3. Columbia Tap
A rail right of way was converted to a bicycle path in 2009 and connects Brays Bayou to Texas Southern University, Third Ward, and Downtown. Beyoncé’s childhood home is nearby! In 2017, Houston adopted a comprehensive Bike Plan that, if funded and implemented, will dramatically increase the number of dedicated bikeways on streets and off-street paths along utility right-of-ways and drainage infrastructure. Over the past three years, the nonprofit BikeHouston evolved from a bicyclists’ club to a credible advocacy organization with funding from Houston Endowment. BikeHouston played a key role in the adoption of the plan through impassioned outreach, education, and advocacy after a string of fatal bicycle-car collisions.
4. University Connections Bridge at MacGregor Park and University of Houston.
This project received federal funding from a TIGER grant—secured with matching dollars from local funders—and provides a key link to students and nearby communities. The 83-acre MacGregor Park was developed in 1929 and linked to Hermann Park by landscaped roadways, built on either side of Brays Bayou.As the Houston Parks Board's “51 Super Places” notes, the park features a Mission Style community center, swimming pool, disc golf course, the ballpark of the Texas Southern University’s baseball team, and a statue of the park’s namesake, Peggy MacGregor, by Gutzon Borglum, the sculptor of Mount Rushmore.
5. Fonde Park Gateway, Orange Show, and Smither Park.
The Orange Show was the creation of folk artist Jeff McKissack and includes over 3,000 square feet of outsider-style folk art—centered around the theme of oranges—including a wishing well, pond, and chimes. The adjacent Smither Park provides a venue for new mosaic artists, who can be seen working on Saturdays.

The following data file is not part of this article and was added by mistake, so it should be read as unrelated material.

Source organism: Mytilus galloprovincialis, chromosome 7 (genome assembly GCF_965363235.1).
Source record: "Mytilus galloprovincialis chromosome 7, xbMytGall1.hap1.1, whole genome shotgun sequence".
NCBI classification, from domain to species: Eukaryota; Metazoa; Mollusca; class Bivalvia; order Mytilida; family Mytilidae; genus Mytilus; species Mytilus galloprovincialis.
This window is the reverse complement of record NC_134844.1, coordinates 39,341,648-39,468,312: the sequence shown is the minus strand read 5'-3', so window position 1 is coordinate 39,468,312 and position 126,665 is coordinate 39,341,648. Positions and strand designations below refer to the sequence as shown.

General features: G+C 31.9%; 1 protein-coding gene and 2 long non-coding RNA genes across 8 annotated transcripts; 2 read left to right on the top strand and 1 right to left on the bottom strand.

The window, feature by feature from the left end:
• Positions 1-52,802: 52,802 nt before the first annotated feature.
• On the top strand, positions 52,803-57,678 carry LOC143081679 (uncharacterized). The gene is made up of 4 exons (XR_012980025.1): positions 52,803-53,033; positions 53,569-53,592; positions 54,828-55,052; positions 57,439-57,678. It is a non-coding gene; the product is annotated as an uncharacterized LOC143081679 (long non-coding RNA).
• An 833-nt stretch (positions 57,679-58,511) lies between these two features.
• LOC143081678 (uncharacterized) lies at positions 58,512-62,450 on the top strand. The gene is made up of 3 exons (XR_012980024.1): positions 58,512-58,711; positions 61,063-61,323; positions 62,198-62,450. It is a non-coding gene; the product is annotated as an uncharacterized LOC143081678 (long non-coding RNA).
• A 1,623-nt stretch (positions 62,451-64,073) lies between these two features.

6. Gragg Park and Houston Parks and Recreation Department Building
The building was completed in 1927 and designed by MacKie & Kamrath, local proponents of Frank Lloyd Wright. It was the home for the Mercury Space Program from 1962 to 1964. It became the headquarters of the Houston Parks and Recreation Department in 1977. Under the direction of Harrison Kornberg Architects, it was adapted for the Houston Parks and Recreation Department.
7. Spurlock Park Gateway, 6700 Park Lane
In 2008, the Houston Parks Board partnered with the Idylwood community to complete renovations to Spurlock Park. The park expanded as a result of the acquisition of a former residential lot through the FEMA buyout program.
8. Gus Wortham Park Golf Course, 7000 Capitol Street
The golf course opened in 1908 as an 18-hole course and a restoration effort is underway.
9. Mason Park Wetlands Demonstration Site, 541 S 75th Street
The 104-acre Mason Park, which had its origins in 1928, includes a Spanish Mission-style community center, swimming pool, trails, hills, and playing fields. In 2006, a series of ponds and wetlands were created as a 3.5-acre buffer—for flood and pollution control—between surrounding streets and the bayou. Check out the new pedestrian and bicycle bridge that connects two sides of the park.
Not far from Mason Park is El Bolillo Bakery, 2421 S Wayside Dr, where you can buy all manner of sweet baked goods. During Hurricane Harvey, seven trapped workers baked for two straight days and then donated the bread to shelters and first responders. If you want to stick to the Brays trail itself and making a roundtrip back to Hermann Park, Mason Park is a great final destination before turning around.
Bonus. Brady’s Landing, 8505 Cypress Street, and Houston Ship Channel
Take a detour off the bike route from Mason Park to refresh yourself at this historic restaurant with a view of the Houston Ship Channel. At the time of this writing, the restaurant is closed for renovation so check for its reopening before making the detour. You can see the Ship Channel from the end of the parking lot.